Randolph Construction Services, Inc.
1992 Saint Street, Richland, WA 99354
Phone: (509) 545-5404
Randolph Project: Mount Rainier Emergency Road Repairs
- Project Name: Mount Rainier Emergency Road Repairs
- Location: Two sites (Stevens Canyon Rd & Nisqually-Paradise Rd) - Mt Rainier National Park, Washington
- Client: U.S. DOT Federal Highway Administration, Western Federal Lands Highway Division
- Contract Details: Unit Priced $965,407
- Work Performed: Emergency Road Repairs
Randolph was awarded this challenging project on May 27, 2009 with a notice to proceed on June 15, 2009 and a completion date of July 31, 2009. The emergency repairs consisted of rebuilding the roadway embankment in two locations in Mount Rainier National Park that were lost due to slides. The repairs would require Randolph to rebuild the roadway embankments utilizing slope stabilization geotextile fabric and mechanically placing large riprap aggregate. Due to the environmental sensitivity in the National Park, Randolph would be required to implement precautionary measures to prevent pollution and transportation of foreign vegetation and noxious weeds into the park.
Randolph successfully completed this project ahead of schedule and under budget. Over 2,000 tons of special rock embankment was placed at Nisqually-Paradise Road and over 6,500 tons were placed on Stevens Canyon Road. Randolph successfully coordinated delivery and installation of up to approximately 1,000 tons of material per day in order to complete this project on time. The success of this project led Randolph to become part of a statewide MATOC contract with the Western Federal Lands Highway Division.
The short contract time and the environmental sensitivity of the park required Randolph management to evaluate the project plan and schedule with an exceptional level of consideration. Heavy equipment used on the project was cleaned of excess dirt and grease, and oils were changed to bio-degradable vegetable-based oil. Certified weed-free erosion control devices also were ordered and installed prior to construction. Throughout the project, all trucks and equipment entering the park were cleaned and free of loose soils that may have contained foreign vegetation.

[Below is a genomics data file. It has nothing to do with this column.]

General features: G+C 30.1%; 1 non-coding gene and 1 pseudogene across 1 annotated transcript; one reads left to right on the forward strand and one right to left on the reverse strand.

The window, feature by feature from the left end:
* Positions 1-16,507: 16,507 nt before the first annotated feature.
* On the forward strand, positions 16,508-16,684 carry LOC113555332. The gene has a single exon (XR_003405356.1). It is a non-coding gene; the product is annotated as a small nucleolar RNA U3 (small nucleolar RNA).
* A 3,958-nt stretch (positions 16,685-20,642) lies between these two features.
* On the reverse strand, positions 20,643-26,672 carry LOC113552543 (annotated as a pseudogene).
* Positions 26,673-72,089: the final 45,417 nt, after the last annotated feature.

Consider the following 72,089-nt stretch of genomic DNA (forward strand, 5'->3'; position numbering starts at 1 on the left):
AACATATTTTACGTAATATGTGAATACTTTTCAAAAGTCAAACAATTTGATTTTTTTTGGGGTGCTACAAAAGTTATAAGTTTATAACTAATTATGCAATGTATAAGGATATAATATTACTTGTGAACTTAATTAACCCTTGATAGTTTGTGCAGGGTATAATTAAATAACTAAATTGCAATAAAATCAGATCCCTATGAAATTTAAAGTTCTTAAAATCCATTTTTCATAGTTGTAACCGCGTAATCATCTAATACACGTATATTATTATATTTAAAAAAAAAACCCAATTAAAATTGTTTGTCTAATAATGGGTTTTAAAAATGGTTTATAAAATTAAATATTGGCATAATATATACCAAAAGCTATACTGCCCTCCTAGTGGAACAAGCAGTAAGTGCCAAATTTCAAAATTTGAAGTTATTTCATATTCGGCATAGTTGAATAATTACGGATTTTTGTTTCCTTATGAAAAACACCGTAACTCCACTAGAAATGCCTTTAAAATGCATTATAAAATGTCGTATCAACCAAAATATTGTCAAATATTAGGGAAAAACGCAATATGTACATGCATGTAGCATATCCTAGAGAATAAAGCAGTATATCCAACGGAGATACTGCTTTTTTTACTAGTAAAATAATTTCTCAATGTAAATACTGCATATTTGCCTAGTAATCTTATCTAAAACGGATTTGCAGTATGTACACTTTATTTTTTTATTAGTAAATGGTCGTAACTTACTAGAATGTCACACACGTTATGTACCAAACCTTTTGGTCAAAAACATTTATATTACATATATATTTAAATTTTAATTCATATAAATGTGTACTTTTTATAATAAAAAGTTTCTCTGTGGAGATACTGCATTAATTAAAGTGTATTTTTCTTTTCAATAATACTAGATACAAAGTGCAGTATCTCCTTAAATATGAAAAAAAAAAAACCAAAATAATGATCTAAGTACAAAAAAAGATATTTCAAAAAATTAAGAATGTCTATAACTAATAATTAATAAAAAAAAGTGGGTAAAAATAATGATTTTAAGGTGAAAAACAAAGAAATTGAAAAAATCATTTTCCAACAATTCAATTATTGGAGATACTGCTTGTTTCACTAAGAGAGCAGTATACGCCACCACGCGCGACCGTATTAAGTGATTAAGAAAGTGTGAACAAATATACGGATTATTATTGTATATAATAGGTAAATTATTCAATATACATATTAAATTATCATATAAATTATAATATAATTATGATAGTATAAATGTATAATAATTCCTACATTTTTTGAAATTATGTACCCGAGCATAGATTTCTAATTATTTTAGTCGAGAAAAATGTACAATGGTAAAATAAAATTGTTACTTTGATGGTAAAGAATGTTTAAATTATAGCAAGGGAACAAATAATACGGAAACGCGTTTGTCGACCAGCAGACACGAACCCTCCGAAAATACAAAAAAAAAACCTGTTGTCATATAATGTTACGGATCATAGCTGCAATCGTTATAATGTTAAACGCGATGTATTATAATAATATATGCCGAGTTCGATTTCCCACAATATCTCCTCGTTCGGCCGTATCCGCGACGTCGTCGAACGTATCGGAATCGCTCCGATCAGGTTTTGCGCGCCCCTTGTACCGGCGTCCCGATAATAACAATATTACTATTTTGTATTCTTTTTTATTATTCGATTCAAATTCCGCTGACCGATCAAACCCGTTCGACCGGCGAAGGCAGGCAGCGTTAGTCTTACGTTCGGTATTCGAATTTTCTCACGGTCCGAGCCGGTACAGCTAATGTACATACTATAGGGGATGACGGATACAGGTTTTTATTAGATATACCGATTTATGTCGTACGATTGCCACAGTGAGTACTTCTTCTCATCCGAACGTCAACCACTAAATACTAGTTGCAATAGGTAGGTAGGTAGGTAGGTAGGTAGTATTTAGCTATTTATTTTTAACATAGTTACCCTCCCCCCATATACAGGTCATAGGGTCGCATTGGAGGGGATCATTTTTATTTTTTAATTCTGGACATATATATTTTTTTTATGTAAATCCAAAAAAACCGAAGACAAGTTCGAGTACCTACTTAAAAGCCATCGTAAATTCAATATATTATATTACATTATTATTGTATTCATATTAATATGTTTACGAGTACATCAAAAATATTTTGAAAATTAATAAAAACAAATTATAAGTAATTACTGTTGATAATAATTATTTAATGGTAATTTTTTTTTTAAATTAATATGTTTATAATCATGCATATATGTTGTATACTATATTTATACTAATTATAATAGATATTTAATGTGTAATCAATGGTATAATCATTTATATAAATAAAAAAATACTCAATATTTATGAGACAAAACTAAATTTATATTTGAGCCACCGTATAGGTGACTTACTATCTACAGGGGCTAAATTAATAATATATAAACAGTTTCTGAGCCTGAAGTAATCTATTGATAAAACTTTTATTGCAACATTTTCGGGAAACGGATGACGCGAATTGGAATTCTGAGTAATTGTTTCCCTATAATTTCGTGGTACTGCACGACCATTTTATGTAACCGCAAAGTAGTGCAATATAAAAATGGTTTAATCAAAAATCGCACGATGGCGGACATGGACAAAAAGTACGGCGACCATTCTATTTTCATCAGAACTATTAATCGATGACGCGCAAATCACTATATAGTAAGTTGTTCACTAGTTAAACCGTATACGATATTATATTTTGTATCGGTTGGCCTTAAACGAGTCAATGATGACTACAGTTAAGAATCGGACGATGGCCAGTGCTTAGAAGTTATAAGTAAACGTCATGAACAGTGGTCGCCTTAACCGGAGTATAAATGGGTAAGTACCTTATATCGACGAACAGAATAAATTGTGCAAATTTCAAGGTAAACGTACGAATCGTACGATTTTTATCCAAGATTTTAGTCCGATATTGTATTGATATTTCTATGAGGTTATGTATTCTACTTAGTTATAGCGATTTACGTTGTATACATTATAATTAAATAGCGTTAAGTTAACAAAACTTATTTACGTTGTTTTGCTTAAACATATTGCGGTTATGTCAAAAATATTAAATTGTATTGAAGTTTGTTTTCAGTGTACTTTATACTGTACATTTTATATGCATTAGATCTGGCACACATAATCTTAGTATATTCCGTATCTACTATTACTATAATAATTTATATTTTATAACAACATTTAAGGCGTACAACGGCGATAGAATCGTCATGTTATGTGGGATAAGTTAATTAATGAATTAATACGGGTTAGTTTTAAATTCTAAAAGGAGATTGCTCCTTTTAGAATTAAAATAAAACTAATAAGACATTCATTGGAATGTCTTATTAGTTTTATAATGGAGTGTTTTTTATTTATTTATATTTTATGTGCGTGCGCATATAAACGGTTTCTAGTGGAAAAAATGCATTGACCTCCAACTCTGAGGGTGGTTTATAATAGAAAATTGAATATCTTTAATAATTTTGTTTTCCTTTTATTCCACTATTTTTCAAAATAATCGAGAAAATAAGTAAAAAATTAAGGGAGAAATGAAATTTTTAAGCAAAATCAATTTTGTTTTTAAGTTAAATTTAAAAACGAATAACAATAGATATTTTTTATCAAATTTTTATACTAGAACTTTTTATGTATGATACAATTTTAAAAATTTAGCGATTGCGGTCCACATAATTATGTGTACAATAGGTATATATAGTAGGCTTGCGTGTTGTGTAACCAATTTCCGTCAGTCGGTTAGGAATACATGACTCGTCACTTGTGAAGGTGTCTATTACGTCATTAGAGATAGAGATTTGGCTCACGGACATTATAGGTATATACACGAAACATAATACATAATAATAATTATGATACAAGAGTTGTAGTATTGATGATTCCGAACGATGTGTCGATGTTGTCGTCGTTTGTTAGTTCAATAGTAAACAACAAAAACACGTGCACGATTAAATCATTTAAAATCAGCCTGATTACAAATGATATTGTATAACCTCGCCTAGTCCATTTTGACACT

The Nisqually-Paradise Road site was the first site to be completed... At the time, a one-lane road above the slide was still open to the public. Extra care was taken in traffic control and safety during the construction process. Randolph utilized three excavators and a front-end loader to rebuild the embankment. The embankment was rebuilt from 100 feet below the roadway on a slope of approximately 1.25 horizontal to 1 vertical. Highly skilled operators used excavators and cut benches into the slope, removing unstable soils in the process. Slope stabilizing geotextile fabric was placed on the benches and large riprap aggregate built the embankment. The three excavators and the loader worked together seamlessly, passing the riprap material from the street level to the bottom of the slide. Excavators with mechanical thumbs carefully placed the riprap so that it keyed in place creating a compact and stable embankment. With the roadway embankment in place, fill material and roadway base aggregate was installed followed by asphalt paving and roadway markings.
The second site on Stevens Canyon Road consisted of a slide area nearly 200 feet wide, 145 feet below the roadway. Stevens Canyon remained closed through construction due to the severity of the slide. The work to rebuild the embankment mimicked that of the Nisqually-Paradise Road site. In addition to rebuilding the roadway embankment and road, Randolph constructed tree well rockery walls and planting pockets out of exceptionally large riprap to protect existing trees and to allow for new growth.
Above: Mt. Rainier Road Repairs; Stevens Canyon Rd
Below: Mt. Rainier Road Repairs; Nisqually-Paradise Rd